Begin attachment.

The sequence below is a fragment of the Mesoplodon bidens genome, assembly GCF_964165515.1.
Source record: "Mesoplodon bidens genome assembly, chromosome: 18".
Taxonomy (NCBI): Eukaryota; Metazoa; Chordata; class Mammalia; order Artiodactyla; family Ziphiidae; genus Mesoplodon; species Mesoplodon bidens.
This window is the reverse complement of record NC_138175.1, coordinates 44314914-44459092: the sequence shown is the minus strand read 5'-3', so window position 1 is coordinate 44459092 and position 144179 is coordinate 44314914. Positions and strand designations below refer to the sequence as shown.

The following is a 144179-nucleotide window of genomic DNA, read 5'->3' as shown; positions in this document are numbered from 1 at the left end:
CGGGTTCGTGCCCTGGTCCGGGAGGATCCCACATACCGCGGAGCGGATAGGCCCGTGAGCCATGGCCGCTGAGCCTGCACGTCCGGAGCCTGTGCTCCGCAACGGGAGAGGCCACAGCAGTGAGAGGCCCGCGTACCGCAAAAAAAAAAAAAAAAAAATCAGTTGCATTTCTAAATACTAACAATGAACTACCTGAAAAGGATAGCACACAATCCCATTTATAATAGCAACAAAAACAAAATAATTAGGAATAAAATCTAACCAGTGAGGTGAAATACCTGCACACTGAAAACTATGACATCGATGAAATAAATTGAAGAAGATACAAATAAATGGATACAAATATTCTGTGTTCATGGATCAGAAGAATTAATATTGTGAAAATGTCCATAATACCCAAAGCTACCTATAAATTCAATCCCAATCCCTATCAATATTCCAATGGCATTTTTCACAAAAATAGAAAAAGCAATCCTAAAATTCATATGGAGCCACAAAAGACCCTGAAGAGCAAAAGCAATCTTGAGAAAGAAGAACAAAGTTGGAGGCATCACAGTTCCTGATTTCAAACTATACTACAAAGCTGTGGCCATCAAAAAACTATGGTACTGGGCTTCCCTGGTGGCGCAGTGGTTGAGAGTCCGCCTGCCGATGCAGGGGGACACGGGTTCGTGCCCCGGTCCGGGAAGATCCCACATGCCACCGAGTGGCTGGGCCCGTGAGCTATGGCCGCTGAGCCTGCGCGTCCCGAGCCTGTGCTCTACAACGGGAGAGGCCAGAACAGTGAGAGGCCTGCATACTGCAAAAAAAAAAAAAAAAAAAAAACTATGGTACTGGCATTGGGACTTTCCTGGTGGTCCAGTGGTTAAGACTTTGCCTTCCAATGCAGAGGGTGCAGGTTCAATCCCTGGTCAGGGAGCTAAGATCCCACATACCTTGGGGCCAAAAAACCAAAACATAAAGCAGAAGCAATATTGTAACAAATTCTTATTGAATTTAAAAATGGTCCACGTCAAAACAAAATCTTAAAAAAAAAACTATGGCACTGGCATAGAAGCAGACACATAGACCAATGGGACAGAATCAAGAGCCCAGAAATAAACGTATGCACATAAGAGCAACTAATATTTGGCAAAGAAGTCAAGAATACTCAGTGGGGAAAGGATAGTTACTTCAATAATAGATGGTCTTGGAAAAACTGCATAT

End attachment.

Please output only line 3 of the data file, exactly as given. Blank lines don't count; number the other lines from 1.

Taxonomy (NCBI): Eukaryota; Metazoa; Chordata; class Mammalia; order Artiodactyla; family Ziphiidae; genus Mesoplodon; species Mesoplodon bidens.